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Where should it live?

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Many organisations today are facing the challenge of fast-changing operating conditions. At the same time, they are ever more dependent on the data and information they hold. How can they best store and protect corporate data? Is cloud the right answer or only part of it?

Securing and protecting data has been a major issue for businesses ever since computing took hold. More than 20 years ago, the rapid spread of personal computers exacerbated the situation, forcing organisations to seek ways to protect information held across many machines. PCs were under the control of their users rather than subject to central IT management.

Laptops presented a new challenge, namely how to secure and protect data that might be mobile and disconnected from the corporate network.

The fact that laptops are easy to lose has added a further complication, as has the advent of the myriad smartphones and tablets now being used to access company systems and store yet more data locally.

Location, location

Overlaid on these practical challenges is the regulatory and legislative pressure being put on organisations to ensure sensitive data is properly protected. Meanwhile, users expect instantaneous access to business information from wherever they are working, creating a need to make data universally available.

Centralised lock down, while attractive to IT people, is therefore not an acceptable way forward for most users.

There are many products designed to protect data in the backup, recovery and data storage arena. The selection of this kind of software depends on the precise requirements of the organisation, its infrastructure and the skills and experience it has available.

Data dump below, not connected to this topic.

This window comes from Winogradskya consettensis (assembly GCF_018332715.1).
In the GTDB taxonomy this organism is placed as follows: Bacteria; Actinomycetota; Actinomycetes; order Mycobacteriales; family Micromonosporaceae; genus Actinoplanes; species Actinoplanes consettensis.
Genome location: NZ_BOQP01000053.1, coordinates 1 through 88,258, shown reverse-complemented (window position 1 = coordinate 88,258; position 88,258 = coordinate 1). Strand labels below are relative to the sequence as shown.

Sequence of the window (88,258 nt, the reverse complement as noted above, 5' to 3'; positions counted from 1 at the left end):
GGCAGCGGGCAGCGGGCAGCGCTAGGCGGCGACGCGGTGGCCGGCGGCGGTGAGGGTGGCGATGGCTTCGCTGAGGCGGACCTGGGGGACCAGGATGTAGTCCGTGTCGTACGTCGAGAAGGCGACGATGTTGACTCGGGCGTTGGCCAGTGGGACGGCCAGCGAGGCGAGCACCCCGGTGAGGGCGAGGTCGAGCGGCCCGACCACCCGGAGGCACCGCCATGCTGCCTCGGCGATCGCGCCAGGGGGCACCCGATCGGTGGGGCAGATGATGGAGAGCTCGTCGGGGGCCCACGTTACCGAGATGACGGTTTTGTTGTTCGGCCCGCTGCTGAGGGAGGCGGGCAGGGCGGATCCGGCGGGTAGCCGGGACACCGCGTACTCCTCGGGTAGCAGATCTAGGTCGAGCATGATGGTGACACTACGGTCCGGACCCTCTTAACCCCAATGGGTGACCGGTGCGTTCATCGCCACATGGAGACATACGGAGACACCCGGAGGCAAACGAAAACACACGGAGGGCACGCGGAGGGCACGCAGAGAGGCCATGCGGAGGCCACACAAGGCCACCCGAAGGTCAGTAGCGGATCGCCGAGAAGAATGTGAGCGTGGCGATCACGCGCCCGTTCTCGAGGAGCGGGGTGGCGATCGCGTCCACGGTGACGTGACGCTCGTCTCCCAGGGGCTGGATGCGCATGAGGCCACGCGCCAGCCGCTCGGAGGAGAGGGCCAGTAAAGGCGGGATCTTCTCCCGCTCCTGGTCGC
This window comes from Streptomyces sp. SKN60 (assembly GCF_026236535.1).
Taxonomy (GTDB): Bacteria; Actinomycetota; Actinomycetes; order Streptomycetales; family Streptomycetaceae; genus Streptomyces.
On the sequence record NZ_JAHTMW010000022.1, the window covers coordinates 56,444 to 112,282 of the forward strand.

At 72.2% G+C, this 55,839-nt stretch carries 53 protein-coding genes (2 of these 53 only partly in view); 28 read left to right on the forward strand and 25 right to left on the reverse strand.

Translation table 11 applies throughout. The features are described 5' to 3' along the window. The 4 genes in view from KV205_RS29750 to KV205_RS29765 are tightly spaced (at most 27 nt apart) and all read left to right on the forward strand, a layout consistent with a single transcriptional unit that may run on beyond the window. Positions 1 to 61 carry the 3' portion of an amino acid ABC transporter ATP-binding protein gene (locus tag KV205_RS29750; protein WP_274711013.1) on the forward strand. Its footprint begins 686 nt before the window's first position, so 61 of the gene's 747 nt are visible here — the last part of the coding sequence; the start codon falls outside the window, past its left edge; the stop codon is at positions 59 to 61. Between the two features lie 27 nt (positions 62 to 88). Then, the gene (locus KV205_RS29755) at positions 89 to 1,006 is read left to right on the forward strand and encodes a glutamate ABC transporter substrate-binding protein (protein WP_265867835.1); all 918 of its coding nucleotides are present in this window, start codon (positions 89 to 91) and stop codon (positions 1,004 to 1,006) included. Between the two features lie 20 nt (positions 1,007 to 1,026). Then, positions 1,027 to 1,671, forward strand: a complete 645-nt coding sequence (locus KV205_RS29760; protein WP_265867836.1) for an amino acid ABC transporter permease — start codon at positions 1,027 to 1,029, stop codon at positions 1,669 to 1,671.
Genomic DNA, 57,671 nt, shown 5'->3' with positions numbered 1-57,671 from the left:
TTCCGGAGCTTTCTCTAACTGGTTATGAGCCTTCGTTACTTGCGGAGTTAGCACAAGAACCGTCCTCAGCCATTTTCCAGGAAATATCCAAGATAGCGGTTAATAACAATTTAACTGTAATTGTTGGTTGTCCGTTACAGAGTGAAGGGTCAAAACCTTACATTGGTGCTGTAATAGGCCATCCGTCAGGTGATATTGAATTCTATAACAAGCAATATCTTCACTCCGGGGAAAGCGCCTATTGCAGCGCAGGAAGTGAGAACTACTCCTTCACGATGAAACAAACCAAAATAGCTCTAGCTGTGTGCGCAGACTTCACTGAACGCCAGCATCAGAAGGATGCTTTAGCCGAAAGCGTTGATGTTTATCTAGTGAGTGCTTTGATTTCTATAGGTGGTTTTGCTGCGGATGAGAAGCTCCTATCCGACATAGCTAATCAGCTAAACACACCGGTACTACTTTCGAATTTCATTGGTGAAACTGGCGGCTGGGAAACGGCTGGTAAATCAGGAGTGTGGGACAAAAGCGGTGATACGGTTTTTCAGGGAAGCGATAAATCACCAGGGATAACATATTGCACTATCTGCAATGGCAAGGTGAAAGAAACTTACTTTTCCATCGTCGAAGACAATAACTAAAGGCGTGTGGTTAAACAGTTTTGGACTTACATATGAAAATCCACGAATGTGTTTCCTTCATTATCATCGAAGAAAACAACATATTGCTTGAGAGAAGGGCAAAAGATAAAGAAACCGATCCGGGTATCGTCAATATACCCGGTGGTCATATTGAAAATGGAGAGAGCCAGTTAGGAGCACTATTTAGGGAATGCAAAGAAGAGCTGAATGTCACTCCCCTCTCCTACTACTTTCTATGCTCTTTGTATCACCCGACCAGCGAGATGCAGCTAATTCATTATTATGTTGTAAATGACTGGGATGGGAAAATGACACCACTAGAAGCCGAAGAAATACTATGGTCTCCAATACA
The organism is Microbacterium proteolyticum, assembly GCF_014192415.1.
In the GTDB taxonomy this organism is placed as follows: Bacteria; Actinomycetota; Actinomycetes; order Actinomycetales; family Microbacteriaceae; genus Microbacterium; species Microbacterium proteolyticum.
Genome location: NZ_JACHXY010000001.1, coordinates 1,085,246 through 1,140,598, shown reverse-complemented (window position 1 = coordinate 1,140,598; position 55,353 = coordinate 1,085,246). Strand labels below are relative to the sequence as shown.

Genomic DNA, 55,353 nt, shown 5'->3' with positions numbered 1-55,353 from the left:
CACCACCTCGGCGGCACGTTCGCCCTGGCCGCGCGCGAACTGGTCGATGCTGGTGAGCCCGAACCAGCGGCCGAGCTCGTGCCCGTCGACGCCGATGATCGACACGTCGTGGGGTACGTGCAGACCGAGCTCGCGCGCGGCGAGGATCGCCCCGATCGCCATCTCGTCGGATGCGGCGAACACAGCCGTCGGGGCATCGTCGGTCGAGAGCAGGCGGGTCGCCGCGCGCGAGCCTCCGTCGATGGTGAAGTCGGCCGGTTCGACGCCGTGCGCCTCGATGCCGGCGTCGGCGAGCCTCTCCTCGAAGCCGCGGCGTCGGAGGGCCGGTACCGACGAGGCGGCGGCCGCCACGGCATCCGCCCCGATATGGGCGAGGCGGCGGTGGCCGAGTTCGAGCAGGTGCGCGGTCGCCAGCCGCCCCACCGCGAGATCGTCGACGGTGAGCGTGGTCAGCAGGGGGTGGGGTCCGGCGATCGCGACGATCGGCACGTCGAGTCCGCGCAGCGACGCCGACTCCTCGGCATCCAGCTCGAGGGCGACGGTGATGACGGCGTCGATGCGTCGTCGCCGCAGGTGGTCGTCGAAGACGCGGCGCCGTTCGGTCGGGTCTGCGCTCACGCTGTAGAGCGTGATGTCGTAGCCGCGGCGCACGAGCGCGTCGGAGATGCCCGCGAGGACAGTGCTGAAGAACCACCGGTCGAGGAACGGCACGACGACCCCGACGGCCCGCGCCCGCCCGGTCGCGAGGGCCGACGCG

Product selection is beyond the scope of this article but we will focus on whether developments in the cloud arena can help.

Good old personal preference can also be a factor

When thinking about the potential role of the cloud, the options are based on where primary data and secondary (for example replicated or backed-up) copies of data may be held.

The decision boils down to three choices: in-house, in the cloud (in other words hosted), or a combination of both, the so-called hybrid option.

As ever, the approach chosen will depend on the requirements for speed of access, data volumes and various risk-related factors. Good old personal preference can also be a factor, though one that is seldom acknowledged openly.

Know your data

Experience indicates that when trying to reach decisions on the appropriate approach to data management, security and protection, many organisations fall at the first hurdle because they don’t have a handle on their data.

They don’t know exactly which data exists, where it is held (including copies), its importance to the business and who precisely it is valuable to.